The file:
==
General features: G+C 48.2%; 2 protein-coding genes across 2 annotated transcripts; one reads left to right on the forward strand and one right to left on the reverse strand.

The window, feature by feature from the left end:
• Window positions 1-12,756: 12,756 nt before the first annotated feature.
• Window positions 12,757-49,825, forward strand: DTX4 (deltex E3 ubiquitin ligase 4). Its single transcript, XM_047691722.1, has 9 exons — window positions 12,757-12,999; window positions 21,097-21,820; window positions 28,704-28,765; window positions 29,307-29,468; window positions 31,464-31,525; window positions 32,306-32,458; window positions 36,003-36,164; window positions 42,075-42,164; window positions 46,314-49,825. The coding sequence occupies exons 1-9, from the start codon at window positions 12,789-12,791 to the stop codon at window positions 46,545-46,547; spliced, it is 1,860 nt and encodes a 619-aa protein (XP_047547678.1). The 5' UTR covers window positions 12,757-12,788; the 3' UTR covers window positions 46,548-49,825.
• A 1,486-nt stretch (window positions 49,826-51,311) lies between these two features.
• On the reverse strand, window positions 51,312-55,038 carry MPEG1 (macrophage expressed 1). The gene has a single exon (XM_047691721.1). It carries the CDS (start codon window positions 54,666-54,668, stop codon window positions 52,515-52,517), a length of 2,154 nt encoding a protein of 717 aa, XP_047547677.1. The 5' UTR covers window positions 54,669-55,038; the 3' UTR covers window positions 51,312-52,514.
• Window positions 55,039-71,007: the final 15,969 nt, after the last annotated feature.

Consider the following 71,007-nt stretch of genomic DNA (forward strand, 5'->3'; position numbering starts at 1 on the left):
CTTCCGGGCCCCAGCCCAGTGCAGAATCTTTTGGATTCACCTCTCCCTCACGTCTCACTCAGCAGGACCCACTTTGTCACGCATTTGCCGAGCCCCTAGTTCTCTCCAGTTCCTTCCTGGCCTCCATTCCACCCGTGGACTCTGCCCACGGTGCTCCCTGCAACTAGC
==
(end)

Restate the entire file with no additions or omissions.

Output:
General features: G+C 48.2%; 2 protein-coding genes across 2 annotated transcripts; one reads left to right on the forward strand and one right to left on the reverse strand.

The window, feature by feature from the left end:
• Window positions 1-12,756: 12,756 nt before the first annotated feature.
• Window positions 12,757-49,825, forward strand: DTX4 (deltex E3 ubiquitin ligase 4). Its single transcript, XM_047691722.1, has 9 exons — window positions 12,757-12,999; window positions 21,097-21,820; window positions 28,704-28,765; window positions 29,307-29,468; window positions 31,464-31,525; window positions 32,306-32,458; window positions 36,003-36,164; window positions 42,075-42,164; window positions 46,314-49,825. The coding sequence occupies exons 1-9, from the start codon at window positions 12,789-12,791 to the stop codon at window positions 46,545-46,547; spliced, it is 1,860 nt and encodes a 619-aa protein (XP_047547678.1). The 5' UTR covers window positions 12,757-12,788; the 3' UTR covers window positions 46,548-49,825.
• A 1,486-nt stretch (window positions 49,826-51,311) lies between these two features.
• On the reverse strand, window positions 51,312-55,038 carry MPEG1 (macrophage expressed 1). The gene has a single exon (XM_047691721.1). It carries the CDS (start codon window positions 54,666-54,668, stop codon window positions 52,515-52,517), a length of 2,154 nt encoding a protein of 717 aa, XP_047547677.1. The 5' UTR covers window positions 54,669-55,038; the 3' UTR covers window positions 51,312-52,514.
• Window positions 55,039-71,007: the final 15,969 nt, after the last annotated feature.

Consider the following 71,007-nt stretch of genomic DNA (forward strand, 5'->3'; position numbering starts at 1 on the left):
CTTCCGGGCCCCAGCCCAGTGCAGAATCTTTTGGATTCACCTCTCCCTCACGTCTCACTCAGCAGGACCCACTTTGTCACGCATTTGCCGAGCCCCTAGTTCTCTCCAGTTCCTTCCTGGCCTCCATTCCACCCGTGGACTCTGCCCACGGTGCTCCCTGCAACTAGC